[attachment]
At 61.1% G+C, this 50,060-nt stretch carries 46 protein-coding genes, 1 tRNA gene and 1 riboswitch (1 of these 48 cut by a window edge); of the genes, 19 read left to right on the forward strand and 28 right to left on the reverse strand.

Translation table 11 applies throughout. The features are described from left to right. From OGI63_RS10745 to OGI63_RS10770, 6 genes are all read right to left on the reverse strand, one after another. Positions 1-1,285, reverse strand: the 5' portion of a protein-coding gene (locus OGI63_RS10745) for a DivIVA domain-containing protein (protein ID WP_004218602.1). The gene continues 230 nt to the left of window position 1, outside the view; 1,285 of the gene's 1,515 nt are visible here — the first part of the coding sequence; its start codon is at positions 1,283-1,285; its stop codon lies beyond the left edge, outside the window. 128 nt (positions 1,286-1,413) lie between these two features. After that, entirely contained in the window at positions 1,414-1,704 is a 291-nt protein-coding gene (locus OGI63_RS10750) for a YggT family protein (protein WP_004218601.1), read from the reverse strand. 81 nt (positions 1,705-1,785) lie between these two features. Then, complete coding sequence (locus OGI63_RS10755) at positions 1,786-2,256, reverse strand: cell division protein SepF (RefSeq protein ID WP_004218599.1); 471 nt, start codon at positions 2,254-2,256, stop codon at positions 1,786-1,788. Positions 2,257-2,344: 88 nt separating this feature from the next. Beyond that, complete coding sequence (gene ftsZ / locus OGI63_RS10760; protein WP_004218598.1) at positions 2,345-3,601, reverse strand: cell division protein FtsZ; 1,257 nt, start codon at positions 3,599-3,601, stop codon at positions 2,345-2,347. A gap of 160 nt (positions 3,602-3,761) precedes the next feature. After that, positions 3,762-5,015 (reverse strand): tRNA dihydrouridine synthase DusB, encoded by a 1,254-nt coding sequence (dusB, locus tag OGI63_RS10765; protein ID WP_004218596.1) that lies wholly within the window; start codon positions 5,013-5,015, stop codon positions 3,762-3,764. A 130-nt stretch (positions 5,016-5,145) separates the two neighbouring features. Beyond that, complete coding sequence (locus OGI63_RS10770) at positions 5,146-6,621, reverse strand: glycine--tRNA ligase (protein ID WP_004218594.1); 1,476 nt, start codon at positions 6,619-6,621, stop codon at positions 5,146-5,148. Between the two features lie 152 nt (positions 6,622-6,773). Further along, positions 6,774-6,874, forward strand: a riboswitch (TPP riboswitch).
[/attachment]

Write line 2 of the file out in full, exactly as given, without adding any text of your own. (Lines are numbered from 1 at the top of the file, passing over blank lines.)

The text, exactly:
Translation table 11 applies throughout. The features are described from left to right. From OGI63_RS10745 to OGI63_RS10770, 6 genes are all read right to left on the reverse strand, one after another. Positions 1-1,285, reverse strand: the 5' portion of a protein-coding gene (locus OGI63_RS10745) for a DivIVA domain-containing protein (protein ID WP_004218602.1). The gene continues 230 nt to the left of window position 1, outside the view; 1,285 of the gene's 1,515 nt are visible here — the first part of the coding sequence; its start codon is at positions 1,283-1,285; its stop codon lies beyond the left edge, outside the window. 128 nt (positions 1,286-1,413) lie between these two features. After that, entirely contained in the window at positions 1,414-1,704 is a 291-nt protein-coding gene (locus OGI63_RS10750) for a YggT family protein (protein WP_004218601.1), read from the reverse strand. 81 nt (positions 1,705-1,785) lie between these two features. Then, complete coding sequence (locus OGI63_RS10755) at positions 1,786-2,256, reverse strand: cell division protein SepF (RefSeq protein ID WP_004218599.1); 471 nt, start codon at positions 2,254-2,256, stop codon at positions 1,786-1,788. Positions 2,257-2,344: 88 nt separating this feature from the next. Beyond that, complete coding sequence (gene ftsZ / locus OGI63_RS10760; protein WP_004218598.1) at positions 2,345-3,601, reverse strand: cell division protein FtsZ; 1,257 nt, start codon at positions 3,599-3,601, stop codon at positions 2,345-2,347. A gap of 160 nt (positions 3,602-3,761) precedes the next feature. After that, positions 3,762-5,015 (reverse strand): tRNA dihydrouridine synthase DusB, encoded by a 1,254-nt coding sequence (dusB, locus tag OGI63_RS10765; protein ID WP_004218596.1) that lies wholly within the window; start codon positions 5,013-5,015, stop codon positions 3,762-3,764. A 130-nt stretch (positions 5,016-5,145) separates the two neighbouring features. Beyond that, complete coding sequence (locus OGI63_RS10770) at positions 5,146-6,621, reverse strand: glycine--tRNA ligase (protein ID WP_004218594.1); 1,476 nt, start codon at positions 6,619-6,621, stop codon at positions 5,146-5,148. Between the two features lie 152 nt (positions 6,622-6,773). Further along, positions 6,774-6,874, forward strand: a riboswitch (TPP riboswitch).